It’s Sunday morning at Resurrection Church in Tacoma, and several hundred members are being exhorted to “Fight the Good Fight.”
As the Rev. Bubba Jennings preaches from a sermon series by that name, his listeners learn about Christian suffering. They take notes and follow along with their iPhone Bible apps.
Later they lift their hands in praise and sing traditional hymns with a rock-and-roll arrangement. They fill the aisles between the pews to receive Holy Communion.
Jennings ends the service with a prayer and a thank you. Church members have raised $51,000 in six weeks for a new roof. They hope to raise $100,000.
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This is what the former Tacoma campus of Mars Hill Church looks like on a late-spring Sunday morning, six months after the Seattle-based megachurch split apart in December following the resignation of controversial founder-pastor Mark Driscoll.
In some ways, Resurrection Church is quite different than its predecessor, starting with the obvious: The name has changed, and the congregation no longer has Driscoll as its primary thought-shaper.
“In the Mars Hill model, decisions were made for us, but (now) as a church body we have to systematically go through each of those points and ask, ‘what honors Jesus’ call for our church?’ ” said Peter Briggs, lead coach of several community groups at Resurrection Church.
“It’s been a healthy, reflective process.”
Other aspects of church life are similar to the previous model. Resurrection Church has four Sunday Services and continues to meet throughout the week in 40 community groups, a structure implemented by Mars Hill to cultivate “family.”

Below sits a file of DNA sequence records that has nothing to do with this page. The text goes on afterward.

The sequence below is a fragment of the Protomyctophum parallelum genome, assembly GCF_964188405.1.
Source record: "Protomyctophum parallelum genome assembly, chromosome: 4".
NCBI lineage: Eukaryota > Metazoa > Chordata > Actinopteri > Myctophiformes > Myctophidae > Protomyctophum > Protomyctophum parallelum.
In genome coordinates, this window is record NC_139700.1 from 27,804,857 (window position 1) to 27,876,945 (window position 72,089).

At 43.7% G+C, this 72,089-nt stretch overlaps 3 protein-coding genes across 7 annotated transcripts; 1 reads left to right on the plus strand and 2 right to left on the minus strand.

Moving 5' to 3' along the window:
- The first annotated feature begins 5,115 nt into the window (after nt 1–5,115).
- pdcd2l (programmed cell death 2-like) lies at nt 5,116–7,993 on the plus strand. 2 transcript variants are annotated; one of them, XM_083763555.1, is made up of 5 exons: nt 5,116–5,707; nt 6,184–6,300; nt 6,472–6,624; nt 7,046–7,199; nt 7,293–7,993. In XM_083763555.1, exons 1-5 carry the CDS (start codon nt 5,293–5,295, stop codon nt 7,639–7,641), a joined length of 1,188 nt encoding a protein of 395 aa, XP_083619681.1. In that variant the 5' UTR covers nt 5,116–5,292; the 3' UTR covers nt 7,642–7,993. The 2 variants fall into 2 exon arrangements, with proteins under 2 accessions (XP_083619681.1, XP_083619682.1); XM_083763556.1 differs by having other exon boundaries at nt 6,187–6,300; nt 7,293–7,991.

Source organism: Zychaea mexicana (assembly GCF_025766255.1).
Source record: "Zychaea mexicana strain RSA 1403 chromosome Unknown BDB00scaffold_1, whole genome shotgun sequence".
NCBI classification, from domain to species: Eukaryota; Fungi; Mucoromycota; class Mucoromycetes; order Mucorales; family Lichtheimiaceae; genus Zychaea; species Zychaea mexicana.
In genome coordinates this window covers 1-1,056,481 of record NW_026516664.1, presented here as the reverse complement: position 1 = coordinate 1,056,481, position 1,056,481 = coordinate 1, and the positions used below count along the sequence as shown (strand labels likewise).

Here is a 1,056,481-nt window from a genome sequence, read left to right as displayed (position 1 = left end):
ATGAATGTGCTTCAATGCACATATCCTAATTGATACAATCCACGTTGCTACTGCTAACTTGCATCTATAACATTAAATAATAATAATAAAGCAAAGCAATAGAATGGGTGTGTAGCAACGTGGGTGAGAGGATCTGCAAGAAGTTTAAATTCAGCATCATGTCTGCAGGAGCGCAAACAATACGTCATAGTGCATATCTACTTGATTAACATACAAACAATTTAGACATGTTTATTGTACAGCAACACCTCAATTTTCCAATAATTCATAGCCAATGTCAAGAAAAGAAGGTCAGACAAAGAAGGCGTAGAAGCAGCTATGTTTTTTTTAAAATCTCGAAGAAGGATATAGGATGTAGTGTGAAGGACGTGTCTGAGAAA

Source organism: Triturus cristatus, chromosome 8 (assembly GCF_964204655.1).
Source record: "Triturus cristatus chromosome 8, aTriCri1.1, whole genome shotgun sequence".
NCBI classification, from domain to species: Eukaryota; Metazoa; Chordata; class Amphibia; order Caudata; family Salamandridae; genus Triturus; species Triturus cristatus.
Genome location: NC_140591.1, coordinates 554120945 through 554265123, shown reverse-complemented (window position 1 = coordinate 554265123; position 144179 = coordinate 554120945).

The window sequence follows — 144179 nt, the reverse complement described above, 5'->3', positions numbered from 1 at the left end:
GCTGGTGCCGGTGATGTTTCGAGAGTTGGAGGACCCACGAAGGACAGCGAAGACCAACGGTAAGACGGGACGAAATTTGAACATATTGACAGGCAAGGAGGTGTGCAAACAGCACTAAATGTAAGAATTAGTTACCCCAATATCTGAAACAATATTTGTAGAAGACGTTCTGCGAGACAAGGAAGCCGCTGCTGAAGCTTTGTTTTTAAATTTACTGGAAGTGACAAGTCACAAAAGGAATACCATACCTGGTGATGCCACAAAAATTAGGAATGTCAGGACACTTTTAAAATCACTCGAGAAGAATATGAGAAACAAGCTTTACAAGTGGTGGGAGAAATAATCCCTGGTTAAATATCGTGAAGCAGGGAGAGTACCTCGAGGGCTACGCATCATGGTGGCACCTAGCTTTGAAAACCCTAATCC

“As a church we say we gather for corporate worship and scatter for life together,” Briggs said.
There are no mid-week services or programs in the 106-year-old building near Wright Park that Mars Hill bought from First Congregational Church less than three years ago. Resurrection’s leaders say they hope to start a midweek service next fall.
Jennings said Mars Hill paid $1.9 million for the historic building in 2012 and financed it through the Evangelical Christian Credit Union. ECCU allowed Resurrection Church to assume the $1.2 milllion loan.
“That’s home base and we not moving,” Jennings said.
He said 30 people were baptized on Easter Sunday, and average weekly church attendance is 825. But he said counting people in the pews is not a good way to measure success; being fed spiritually and being connected as a church family are what matter the most.
The Rev. Dean Curry, lead pastor at Life Center church in Tacoma, said he expects Resurrection Church to grow. He said he gets together to talk with Jennings about every six weeks. He said Jennings has become a leader in the local community very quickly.
“You have to remember that Bubba has always been the pastor of that church,” Curry said. “Everything changed but nothing changed. Stuff in Seattle happened but this church has always been healthy from the day they opened.”
Curry emphasized that the two talk about Jesus, not their churches, when they get together.
Curry described Resurrection as “the church for everybody” in the way it loves the poor, desperate, addicts, singles and families.
It wasn’t always viewed so inclusively after Mars Hill announced in 2012 that it would buy and renovate the First Congregational building and open a campus in Tacoma.
Outside community members voiced concerns that Driscoll espoused ultra-conservative views about gender roles, as well as non-acceptance of gays, lesbians and transgender individuals.